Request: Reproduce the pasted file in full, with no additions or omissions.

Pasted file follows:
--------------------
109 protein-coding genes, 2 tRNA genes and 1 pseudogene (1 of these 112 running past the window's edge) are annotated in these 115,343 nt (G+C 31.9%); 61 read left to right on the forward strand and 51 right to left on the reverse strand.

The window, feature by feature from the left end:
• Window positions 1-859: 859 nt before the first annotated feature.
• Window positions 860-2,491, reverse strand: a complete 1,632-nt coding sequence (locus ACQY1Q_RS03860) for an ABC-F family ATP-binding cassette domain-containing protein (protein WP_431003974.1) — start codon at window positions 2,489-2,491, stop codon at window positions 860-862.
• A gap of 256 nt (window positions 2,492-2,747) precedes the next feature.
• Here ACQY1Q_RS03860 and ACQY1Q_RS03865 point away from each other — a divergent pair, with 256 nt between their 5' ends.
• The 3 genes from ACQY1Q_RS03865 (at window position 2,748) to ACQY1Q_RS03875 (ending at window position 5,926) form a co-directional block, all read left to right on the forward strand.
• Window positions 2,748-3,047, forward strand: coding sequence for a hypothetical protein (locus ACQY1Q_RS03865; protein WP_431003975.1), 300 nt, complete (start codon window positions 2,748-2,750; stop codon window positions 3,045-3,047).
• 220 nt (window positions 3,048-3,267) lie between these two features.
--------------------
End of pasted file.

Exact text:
109 protein-coding genes, 2 tRNA genes and 1 pseudogene (1 of these 112 running past the window's edge) are annotated in these 115,343 nt (G+C 31.9%); 61 read left to right on the forward strand and 51 right to left on the reverse strand.

The window, feature by feature from the left end:
• Window positions 1-859: 859 nt before the first annotated feature.
• Window positions 860-2,491, reverse strand: a complete 1,632-nt coding sequence (locus ACQY1Q_RS03860) for an ABC-F family ATP-binding cassette domain-containing protein (protein WP_431003974.1) — start codon at window positions 2,489-2,491, stop codon at window positions 860-862.
• A gap of 256 nt (window positions 2,492-2,747) precedes the next feature.
• Here ACQY1Q_RS03860 and ACQY1Q_RS03865 point away from each other — a divergent pair, with 256 nt between their 5' ends.
• The 3 genes from ACQY1Q_RS03865 (at window position 2,748) to ACQY1Q_RS03875 (ending at window position 5,926) form a co-directional block, all read left to right on the forward strand.
• Window positions 2,748-3,047, forward strand: coding sequence for a hypothetical protein (locus ACQY1Q_RS03865; protein WP_431003975.1), 300 nt, complete (start codon window positions 2,748-2,750; stop codon window positions 3,045-3,047).
• 220 nt (window positions 3,048-3,267) lie between these two features.